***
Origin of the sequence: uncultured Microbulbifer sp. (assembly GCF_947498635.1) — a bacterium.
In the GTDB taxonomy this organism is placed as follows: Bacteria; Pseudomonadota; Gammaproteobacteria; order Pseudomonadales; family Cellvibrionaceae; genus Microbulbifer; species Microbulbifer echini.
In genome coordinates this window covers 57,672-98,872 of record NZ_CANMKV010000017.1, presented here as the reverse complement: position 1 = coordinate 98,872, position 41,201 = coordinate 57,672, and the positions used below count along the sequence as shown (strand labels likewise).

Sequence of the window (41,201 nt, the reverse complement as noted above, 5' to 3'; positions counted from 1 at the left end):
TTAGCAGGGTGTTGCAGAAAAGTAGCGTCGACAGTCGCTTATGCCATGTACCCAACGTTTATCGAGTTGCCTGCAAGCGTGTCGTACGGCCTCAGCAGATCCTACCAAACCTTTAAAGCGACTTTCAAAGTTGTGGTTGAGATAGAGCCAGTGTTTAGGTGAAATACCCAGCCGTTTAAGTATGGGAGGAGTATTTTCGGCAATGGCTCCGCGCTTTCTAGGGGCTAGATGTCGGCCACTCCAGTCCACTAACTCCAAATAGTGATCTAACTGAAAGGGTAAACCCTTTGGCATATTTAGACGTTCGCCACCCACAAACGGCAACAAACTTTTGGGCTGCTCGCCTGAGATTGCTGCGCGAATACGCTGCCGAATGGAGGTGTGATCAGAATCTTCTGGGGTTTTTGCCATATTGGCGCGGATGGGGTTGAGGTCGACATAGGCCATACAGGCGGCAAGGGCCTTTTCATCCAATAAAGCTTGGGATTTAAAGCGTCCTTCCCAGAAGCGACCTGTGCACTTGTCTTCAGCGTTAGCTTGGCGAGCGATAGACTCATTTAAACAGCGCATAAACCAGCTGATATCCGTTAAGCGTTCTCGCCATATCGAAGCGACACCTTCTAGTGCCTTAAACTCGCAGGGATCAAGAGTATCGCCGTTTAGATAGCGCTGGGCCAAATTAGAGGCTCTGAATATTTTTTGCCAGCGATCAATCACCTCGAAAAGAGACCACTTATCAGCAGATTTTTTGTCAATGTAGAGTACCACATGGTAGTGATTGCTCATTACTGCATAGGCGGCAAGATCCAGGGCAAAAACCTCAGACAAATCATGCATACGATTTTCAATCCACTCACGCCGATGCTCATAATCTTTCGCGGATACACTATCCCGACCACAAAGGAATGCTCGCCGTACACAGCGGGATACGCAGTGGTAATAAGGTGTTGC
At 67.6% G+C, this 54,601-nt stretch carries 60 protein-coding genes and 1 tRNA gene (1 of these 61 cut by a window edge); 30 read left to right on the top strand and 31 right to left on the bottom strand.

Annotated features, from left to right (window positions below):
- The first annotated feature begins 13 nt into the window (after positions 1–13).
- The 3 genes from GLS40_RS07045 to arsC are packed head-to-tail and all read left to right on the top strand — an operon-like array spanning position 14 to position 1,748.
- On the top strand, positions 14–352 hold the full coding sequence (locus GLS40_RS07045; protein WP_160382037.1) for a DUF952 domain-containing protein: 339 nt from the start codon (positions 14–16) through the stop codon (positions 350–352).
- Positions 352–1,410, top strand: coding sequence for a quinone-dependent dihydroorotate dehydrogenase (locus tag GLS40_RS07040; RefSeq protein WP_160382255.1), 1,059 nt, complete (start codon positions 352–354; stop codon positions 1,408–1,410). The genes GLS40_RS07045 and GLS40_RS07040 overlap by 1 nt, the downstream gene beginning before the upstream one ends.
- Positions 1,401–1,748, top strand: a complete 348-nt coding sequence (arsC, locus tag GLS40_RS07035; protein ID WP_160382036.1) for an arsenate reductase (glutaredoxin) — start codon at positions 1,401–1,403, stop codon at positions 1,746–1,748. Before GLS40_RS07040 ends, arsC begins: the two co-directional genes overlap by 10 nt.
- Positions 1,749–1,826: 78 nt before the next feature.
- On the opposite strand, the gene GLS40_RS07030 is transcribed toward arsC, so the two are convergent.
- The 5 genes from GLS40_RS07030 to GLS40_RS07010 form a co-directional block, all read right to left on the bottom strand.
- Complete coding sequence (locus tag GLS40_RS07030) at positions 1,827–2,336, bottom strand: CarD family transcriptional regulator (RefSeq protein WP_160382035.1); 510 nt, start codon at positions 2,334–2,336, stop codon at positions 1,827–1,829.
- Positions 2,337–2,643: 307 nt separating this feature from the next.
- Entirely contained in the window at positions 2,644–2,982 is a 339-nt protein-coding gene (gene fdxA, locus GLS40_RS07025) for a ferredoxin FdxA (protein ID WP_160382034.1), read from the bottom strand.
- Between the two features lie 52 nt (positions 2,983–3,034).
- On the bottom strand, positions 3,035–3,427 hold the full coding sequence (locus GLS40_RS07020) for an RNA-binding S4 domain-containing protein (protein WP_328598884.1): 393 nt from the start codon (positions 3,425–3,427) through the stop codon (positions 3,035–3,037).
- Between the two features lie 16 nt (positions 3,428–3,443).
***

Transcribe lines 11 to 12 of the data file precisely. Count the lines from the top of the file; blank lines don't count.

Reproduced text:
- Positions 352–1,410, top strand: coding sequence for a quinone-dependent dihydroorotate dehydrogenase (locus tag GLS40_RS07040; RefSeq protein WP_160382255.1), 1,059 nt, complete (start codon positions 352–354; stop codon positions 1,408–1,410). The genes GLS40_RS07045 and GLS40_RS07040 overlap by 1 nt, the downstream gene beginning before the upstream one ends.
- Positions 1,401–1,748, top strand: a complete 348-nt coding sequence (arsC, locus tag GLS40_RS07035; protein ID WP_160382036.1) for an arsenate reductase (glutaredoxin) — start codon at positions 1,401–1,403, stop codon at positions 1,746–1,748. Before GLS40_RS07040 ends, arsC begins: the two co-directional genes overlap by 10 nt.